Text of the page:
Biden attends Special Olympics, awards medals
BOISE – Vice President Joe Biden says that President Barack Obama is committed to programs designed to improve the livelihood of Americans with disabilities and special needs.
To demonstrate his point, Biden announced that Kareem Dale, a former member of Obama’s campaign in charge of coordinating the vote of disabled Americans, has been named the special assistant to the president for disabilities policy.
Biden made the announcement to a small group of Special Olympics athletes, volunteers and coordinators Thursday afternoon. The vice president was in Boise to attend a portion of the Special Olympics World Winter Games with a presidential delegation including U.S. Education Secretary Arne Duncan and Olympic figure-skating medalists Scott Hamilton and Michelle Kwan.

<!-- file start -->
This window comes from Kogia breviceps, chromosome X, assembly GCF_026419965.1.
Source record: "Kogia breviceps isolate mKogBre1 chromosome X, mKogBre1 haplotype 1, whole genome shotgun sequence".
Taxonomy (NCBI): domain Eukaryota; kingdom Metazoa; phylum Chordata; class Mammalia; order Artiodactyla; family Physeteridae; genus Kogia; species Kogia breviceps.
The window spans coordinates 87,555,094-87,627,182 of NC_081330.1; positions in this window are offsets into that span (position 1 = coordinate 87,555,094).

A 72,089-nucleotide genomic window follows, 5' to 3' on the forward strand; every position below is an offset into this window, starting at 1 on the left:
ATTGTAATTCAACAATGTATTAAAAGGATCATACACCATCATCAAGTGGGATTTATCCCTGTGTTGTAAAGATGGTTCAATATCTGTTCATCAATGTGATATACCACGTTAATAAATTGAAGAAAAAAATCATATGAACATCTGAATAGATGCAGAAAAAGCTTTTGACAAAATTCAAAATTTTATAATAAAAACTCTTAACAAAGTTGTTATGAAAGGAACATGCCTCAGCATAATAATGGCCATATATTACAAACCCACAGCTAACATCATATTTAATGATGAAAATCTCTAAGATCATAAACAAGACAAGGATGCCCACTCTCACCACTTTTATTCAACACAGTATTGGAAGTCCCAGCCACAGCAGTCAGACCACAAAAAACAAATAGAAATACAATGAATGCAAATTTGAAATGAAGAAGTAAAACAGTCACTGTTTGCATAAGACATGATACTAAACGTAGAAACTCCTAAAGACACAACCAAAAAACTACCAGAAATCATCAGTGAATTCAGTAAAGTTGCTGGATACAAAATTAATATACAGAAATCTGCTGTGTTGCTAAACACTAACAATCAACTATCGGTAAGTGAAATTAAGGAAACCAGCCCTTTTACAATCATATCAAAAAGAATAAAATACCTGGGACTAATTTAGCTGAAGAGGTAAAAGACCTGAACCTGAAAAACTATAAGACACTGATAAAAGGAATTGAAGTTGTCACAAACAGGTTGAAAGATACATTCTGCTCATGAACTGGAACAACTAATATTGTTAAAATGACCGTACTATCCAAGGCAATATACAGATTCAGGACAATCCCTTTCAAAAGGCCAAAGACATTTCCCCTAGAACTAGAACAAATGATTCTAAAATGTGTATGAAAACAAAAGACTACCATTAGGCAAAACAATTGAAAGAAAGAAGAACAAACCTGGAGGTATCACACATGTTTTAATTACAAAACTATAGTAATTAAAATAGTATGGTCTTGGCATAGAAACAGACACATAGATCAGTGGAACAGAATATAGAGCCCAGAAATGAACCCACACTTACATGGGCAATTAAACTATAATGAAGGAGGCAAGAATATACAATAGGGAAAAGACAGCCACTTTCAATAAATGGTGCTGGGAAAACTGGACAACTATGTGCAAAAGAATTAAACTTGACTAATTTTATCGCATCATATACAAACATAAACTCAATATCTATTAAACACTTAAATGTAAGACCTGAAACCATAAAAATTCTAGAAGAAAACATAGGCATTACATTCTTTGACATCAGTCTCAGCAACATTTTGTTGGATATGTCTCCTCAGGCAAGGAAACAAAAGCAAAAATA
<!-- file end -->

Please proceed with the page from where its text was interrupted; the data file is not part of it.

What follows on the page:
“This is a civil rights movement,” Biden said. “There’s a need to have changes in policy.”
Tim Shriver, board chairman of the Special Olympics and son of Special Olympics founder Eunice Kennedy Shriver, told Biden that he believed the games “represent the largest movement for tolerance in the world.”
Mockery, bullying and the institutionalization of people with disabilities still exist in America and around the globe, Shriver said, making it important for the Obama administration to set an example of support.
Biden arrived in Boise in time to watch the final five contenders in the freestyle pairs skating competition, and then, with the help of Kwan, he awarded medals to the athletes before a crowd of about 2,500.
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